Based out of Burlington, Massachusetts, is a 3-D Printing Technology Company called Desktop Metal (NYSE: DM), which became public after a successful SPAC Business Combination with Trine Acquisition Corp. on December 15, 2020. Shares of the 2017 World Economic Forum Technology Pioneer Recipient are currently trading below the general SPAC price of $10.00 and almost 70% from its high of $31.71 in early February.
The company provides its products and services to the Automotive, Consumer Goods, Heavy Industry, Education, Machine Design, and Manufacturing Tooling industries covering the Americas, Europe- Middle East- Africa (EMEA), and Asia-Pacific (APAC). Associating 3-D Printing and the operational efficiencies with the toys and trinkets manufacturing of yesteryear would be a disservice to the nuanced and technical dexterity it offers in expediting systems and processes.
Case For 3-D Printing
To build a case for 3-D printing, consider the May 2013 report by the McKinsey Global Institute called Disruptive technologies: Advances that will transform life, business, and the global economy. According to the report, “3D printing could generate economic impact of $230 billion to $550 billion per year by 2025 in the applications we have sized. The largest source of potential impact among sized applications would be from consumer uses, followed by direct manufacturing and the use of 3D printing to create tools and molds.” Furthermore, “the combination of 3D printing of products and advanced robotics could make proximity to end markets and access to highly skilled talent more important than hourly labor rates in determining where production is located.” If the global pandemic has questioned anything, it would be the sustainability of our global supply chains where raw materials sourced in one place are manufactured elsewhere then sold someplace else. Given that the dogma was to erect production facilities in areas with cheap labor, the argument that localized 3-D printers to gain “proximity to end markets” sure does sound appealing to gross margins when you think of it.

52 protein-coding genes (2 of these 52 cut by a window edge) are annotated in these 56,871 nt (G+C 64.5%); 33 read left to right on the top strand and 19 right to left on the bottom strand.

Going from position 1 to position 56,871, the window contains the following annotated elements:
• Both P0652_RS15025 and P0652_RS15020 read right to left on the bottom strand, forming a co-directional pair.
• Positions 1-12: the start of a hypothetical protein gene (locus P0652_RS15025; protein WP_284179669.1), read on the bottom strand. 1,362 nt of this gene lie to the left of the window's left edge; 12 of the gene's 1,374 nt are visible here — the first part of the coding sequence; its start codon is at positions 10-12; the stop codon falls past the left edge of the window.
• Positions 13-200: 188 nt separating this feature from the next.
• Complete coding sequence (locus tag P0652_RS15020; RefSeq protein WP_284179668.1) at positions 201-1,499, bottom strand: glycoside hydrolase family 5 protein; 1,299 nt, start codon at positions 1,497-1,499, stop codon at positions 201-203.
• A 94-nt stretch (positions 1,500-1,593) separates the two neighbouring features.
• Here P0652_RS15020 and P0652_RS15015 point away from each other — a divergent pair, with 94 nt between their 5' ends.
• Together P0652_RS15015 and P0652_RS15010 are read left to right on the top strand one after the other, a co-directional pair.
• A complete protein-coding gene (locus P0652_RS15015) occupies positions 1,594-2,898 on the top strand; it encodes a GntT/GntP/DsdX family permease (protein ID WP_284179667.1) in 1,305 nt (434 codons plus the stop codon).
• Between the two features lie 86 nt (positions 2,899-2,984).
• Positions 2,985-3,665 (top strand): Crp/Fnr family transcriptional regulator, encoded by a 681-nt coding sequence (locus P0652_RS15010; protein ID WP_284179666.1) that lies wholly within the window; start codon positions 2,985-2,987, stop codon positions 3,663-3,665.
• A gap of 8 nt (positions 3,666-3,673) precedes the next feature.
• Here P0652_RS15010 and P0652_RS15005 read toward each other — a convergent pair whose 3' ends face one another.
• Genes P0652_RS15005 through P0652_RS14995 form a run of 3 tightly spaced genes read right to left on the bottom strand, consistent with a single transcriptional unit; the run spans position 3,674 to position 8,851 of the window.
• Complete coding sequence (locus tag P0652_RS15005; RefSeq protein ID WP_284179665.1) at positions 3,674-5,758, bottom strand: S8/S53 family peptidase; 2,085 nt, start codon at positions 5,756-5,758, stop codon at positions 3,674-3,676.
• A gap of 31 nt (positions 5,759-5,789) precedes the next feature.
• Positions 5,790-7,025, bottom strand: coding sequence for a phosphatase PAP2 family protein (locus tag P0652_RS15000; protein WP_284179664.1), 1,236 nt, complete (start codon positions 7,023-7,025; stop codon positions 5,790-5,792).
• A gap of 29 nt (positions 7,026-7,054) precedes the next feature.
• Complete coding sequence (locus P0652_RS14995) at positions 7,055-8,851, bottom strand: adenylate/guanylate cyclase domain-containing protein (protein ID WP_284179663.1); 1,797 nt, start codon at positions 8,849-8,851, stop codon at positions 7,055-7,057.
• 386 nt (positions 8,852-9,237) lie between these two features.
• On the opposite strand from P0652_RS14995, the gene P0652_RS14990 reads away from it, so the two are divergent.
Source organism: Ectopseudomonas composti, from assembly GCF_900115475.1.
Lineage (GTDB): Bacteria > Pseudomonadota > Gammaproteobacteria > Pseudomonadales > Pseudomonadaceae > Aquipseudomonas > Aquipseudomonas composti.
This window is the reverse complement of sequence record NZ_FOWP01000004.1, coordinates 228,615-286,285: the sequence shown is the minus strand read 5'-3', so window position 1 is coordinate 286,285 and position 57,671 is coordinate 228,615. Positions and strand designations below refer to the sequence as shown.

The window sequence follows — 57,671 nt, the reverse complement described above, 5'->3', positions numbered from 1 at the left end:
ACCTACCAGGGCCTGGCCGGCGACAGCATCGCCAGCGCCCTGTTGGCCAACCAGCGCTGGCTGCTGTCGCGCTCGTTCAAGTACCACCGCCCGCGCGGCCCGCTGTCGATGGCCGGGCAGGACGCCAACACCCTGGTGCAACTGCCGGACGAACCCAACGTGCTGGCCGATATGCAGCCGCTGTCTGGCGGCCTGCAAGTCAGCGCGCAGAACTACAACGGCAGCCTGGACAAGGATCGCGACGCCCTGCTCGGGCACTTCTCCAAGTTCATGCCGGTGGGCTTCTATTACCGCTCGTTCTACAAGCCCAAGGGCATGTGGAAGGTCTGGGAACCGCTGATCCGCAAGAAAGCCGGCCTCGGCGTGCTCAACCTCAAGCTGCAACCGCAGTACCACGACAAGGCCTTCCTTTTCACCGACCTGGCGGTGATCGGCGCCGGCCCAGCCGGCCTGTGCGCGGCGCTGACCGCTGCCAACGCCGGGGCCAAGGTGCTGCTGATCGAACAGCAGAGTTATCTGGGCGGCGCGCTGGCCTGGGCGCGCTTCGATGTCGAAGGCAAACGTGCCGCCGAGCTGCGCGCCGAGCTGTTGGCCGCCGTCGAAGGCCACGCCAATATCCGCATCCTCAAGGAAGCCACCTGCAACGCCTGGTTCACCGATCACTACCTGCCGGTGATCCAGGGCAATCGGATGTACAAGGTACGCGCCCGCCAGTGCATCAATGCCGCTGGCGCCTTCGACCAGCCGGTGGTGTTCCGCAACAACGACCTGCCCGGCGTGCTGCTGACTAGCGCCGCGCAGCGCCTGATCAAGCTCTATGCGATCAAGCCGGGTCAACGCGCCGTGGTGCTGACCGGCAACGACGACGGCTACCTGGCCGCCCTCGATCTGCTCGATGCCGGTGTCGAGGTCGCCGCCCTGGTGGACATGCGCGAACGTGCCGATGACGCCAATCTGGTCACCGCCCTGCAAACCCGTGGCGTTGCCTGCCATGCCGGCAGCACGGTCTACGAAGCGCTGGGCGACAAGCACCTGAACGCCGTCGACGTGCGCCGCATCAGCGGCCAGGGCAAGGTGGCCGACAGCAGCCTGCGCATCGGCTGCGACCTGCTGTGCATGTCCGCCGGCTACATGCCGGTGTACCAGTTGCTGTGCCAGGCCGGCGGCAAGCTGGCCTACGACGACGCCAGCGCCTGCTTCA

In May 2015, Richard D’Aveni penned The 3-D Printing Revolution for the Harvard Business Review, speaking to business leaders about how the technology could add efficiencies to practices citing examples such as builders of drones- Aurora Flight Sciences, and the transformation of the U.S. Hearing Aid Industry. According to D’Aveni, “The future of additive manufacturing will bring similar surprises that might look strictly logical in hindsight but are hard to picture today.” Staying with the U.S. Hearing Aid Industry, in 2013, Rakesh Sharma for Forbes discussed the matter in detail in – The 3D Printing Revolution You Have Not Heard About. Detailed in his piece are excerpts from different industry participants documenting how the inclusion of 3-D printing has transformed the way the product is conceived, manufactured, and delivered to the customer by drastically reducing production times. A company discussed in Sharma’s piece was EnvisionTEC. Guess what? In February 2021, Desktop Metal (NYSE: DM) acquired EnvisionTEC for $300 million in cash and Desktop Metal stock. The effect of 3-D printing on the dental industry is evident if you consider the stock Align Techology Inc (NASDAQ: ALGN).